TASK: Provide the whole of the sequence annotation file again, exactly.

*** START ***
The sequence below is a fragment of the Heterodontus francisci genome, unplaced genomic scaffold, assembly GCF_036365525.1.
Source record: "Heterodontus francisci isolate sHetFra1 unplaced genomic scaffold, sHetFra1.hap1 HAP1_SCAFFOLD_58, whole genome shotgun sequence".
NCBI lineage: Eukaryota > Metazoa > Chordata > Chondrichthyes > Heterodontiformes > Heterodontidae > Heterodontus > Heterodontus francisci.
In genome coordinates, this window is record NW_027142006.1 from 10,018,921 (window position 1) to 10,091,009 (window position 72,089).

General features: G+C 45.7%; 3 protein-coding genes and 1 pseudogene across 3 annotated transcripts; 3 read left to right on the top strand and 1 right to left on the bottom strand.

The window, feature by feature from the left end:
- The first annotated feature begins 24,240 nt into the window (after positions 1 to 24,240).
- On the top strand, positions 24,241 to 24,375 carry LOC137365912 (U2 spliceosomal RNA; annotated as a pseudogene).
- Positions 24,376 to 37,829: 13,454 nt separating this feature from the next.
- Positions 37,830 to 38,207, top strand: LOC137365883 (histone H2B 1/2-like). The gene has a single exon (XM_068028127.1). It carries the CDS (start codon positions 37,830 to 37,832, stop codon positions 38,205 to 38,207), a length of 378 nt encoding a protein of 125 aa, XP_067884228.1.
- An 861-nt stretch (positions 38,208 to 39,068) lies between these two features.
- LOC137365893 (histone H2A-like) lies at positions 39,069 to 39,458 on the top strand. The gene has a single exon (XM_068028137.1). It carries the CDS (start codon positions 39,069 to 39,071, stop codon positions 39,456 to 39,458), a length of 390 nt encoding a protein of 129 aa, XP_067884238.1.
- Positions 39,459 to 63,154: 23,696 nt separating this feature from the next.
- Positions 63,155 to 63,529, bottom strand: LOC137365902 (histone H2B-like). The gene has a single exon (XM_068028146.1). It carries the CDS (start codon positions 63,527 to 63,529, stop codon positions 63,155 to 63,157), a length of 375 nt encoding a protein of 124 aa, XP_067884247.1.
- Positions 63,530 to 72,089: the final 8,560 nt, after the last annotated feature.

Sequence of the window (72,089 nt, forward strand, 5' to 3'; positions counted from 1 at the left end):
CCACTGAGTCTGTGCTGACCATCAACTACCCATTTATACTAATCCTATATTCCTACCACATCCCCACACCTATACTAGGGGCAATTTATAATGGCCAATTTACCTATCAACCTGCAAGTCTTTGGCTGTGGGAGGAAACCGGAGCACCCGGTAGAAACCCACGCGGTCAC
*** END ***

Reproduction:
The sequence below is a fragment of the Heterodontus francisci genome, unplaced genomic scaffold, assembly GCF_036365525.1.
Source record: "Heterodontus francisci isolate sHetFra1 unplaced genomic scaffold, sHetFra1.hap1 HAP1_SCAFFOLD_58, whole genome shotgun sequence".
NCBI lineage: Eukaryota > Metazoa > Chordata > Chondrichthyes > Heterodontiformes > Heterodontidae > Heterodontus > Heterodontus francisci.
In genome coordinates, this window is record NW_027142006.1 from 10,018,921 (window position 1) to 10,091,009 (window position 72,089).

General features: G+C 45.7%; 3 protein-coding genes and 1 pseudogene across 3 annotated transcripts; 3 read left to right on the top strand and 1 right to left on the bottom strand.

The window, feature by feature from the left end:
- The first annotated feature begins 24,240 nt into the window (after positions 1 to 24,240).
- On the top strand, positions 24,241 to 24,375 carry LOC137365912 (U2 spliceosomal RNA; annotated as a pseudogene).
- Positions 24,376 to 37,829: 13,454 nt separating this feature from the next.
- Positions 37,830 to 38,207, top strand: LOC137365883 (histone H2B 1/2-like). The gene has a single exon (XM_068028127.1). It carries the CDS (start codon positions 37,830 to 37,832, stop codon positions 38,205 to 38,207), a length of 378 nt encoding a protein of 125 aa, XP_067884228.1.
- An 861-nt stretch (positions 38,208 to 39,068) lies between these two features.
- LOC137365893 (histone H2A-like) lies at positions 39,069 to 39,458 on the top strand. The gene has a single exon (XM_068028137.1). It carries the CDS (start codon positions 39,069 to 39,071, stop codon positions 39,456 to 39,458), a length of 390 nt encoding a protein of 129 aa, XP_067884238.1.
- Positions 39,459 to 63,154: 23,696 nt separating this feature from the next.
- Positions 63,155 to 63,529, bottom strand: LOC137365902 (histone H2B-like). The gene has a single exon (XM_068028146.1). It carries the CDS (start codon positions 63,527 to 63,529, stop codon positions 63,155 to 63,157), a length of 375 nt encoding a protein of 124 aa, XP_067884247.1.
- Positions 63,530 to 72,089: the final 8,560 nt, after the last annotated feature.

Sequence of the window (72,089 nt, forward strand, 5' to 3'; positions counted from 1 at the left end):
CCACTGAGTCTGTGCTGACCATCAACTACCCATTTATACTAATCCTATATTCCTACCACATCCCCACACCTATACTAGGGGCAATTTATAATGGCCAATTTACCTATCAACCTGCAAGTCTTTGGCTGTGGGAGGAAACCGGAGCACCCGGTAGAAACCCACGCGGTCAC